Panelists gather at Iowa City Public Library to discuss Israel-Palestinian peace


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Past wars, history, and steps towards peace characterized a sometimes tense discussion regarding how Palestinians and Israelis can move toward a lasting peace.

Panelists and organizers of the event believe that while the conflict is thousands of miles away, its effect can be felt nationally and in Iowa City.

“This affects the Arabs and Jews who live here and everyone who is interested in how to achieve peace in an area that has struggled for years,” said Jefri Palermo, development coordinator for the University of Iowa School of Social Work. 

One of the panelists and her partner who gathered at the Iowa City Public Library on Tuesday evening focused on Israel’s contining to build settlements, which they described as “illegal” and a major obstacle to future peace.

“We need to achieve justice, then we can achieve peace,” said Loureen Dabeet, representing Seeds of Peace — a camp that focuses on bringing together youth from areas of conflict. “Justice is no settlements, no walls, and the right to return — where my grandma can go back to her house.”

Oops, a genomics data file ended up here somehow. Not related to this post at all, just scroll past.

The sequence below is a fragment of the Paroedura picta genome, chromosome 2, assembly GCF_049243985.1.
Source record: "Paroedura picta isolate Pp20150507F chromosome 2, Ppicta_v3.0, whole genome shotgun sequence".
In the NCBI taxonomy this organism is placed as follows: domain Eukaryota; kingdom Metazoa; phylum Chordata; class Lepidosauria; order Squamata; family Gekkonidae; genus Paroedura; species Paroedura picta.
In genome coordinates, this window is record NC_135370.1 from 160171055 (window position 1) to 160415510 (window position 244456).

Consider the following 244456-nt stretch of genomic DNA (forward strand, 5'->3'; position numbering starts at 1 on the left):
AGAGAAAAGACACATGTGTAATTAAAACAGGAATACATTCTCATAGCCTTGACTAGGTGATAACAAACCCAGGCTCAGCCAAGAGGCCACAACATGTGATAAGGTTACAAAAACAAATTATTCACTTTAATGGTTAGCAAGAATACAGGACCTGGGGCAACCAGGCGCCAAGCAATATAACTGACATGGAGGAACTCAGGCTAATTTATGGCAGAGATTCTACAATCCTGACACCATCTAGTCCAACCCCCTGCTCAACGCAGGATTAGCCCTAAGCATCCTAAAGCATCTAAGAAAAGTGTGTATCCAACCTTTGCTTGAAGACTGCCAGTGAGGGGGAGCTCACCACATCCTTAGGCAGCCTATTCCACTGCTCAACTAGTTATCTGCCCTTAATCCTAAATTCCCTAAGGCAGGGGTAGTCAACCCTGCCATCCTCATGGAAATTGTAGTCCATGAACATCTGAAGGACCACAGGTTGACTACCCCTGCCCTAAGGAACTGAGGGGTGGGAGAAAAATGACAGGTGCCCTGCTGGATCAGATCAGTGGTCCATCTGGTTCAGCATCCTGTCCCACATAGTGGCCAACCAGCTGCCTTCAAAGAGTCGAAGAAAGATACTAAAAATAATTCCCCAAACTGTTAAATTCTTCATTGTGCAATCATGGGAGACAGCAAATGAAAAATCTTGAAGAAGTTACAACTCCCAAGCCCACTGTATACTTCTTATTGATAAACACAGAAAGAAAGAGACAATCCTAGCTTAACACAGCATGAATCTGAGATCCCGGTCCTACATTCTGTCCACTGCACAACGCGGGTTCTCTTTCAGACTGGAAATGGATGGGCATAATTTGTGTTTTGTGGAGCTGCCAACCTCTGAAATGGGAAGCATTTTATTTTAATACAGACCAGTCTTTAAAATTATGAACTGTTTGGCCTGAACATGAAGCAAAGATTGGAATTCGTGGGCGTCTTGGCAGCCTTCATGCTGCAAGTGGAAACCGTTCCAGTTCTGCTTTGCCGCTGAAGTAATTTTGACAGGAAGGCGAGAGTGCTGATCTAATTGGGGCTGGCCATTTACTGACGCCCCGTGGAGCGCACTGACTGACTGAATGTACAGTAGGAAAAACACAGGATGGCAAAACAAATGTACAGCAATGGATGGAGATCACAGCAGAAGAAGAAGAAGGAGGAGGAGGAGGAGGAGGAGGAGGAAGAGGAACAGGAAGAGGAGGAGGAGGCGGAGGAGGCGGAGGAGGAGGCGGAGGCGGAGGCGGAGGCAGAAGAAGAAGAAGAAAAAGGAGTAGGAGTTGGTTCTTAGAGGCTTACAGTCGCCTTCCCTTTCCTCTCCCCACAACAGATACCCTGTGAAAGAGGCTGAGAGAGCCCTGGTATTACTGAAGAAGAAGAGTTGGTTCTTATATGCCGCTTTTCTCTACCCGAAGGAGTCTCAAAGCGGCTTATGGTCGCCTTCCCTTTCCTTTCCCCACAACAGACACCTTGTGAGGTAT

One political expert said building settlements does not help lead to peace.

“Israel’s policy is to continue to extend settlements despite the fact that it is committed to a two state solution,” said Dhirendra Vajpeyi, a professor of political science at Northern Iowa. “New settlements don’t help, and they just harden the views of Palestinians.”

Vajpeyi said the Palestinians further complicate the situation with their divisions, which lead to unclear demands in peace negotiations.

“First, they don’t know what they want, and if they want to destroy Israel, it’s really idiotic and impractical,” he said.

Both sides debated over numerous aspects of the history of the conflict between Israel and Palestine, which one of the panelists representing the Israelian viewpoint said would not lead toward progress to peace.

“Looking to the conflict form historical view and righting historical wrongs may make us feel good, but it doesn’t achieve much,” said Gerald Sorokin, the executive director of Iowa Hillel.

Despite Sorokin’s comments, panelists continue to invoke history in many of their arguments, including one panelist representing the Palestinian side who wanted a formal apology from an Israeli prime minster.

“Give me one government official that has admitted the agony for Palestinian people, give me one prime minster that has admitted the agony when they forced Palestinians to leave their homes,” said John Dabeet, president of Americans and Palestinians for Peace.

Both sides agreed the other had a right to exist and that they will continue to pursue peace. Such a dialogue was the goal of the organizer of the event.

“This is such a contentious issue that people get really emotional and feel like there’s no middle ground,” said Rachel Graber, student in the UI School of Social Work and organizer of the panel. “… You just have to display there are people who aren’t like that, and there is an avenue to peace if everyone just chills out and looks at things rationally instead of emotionally.”

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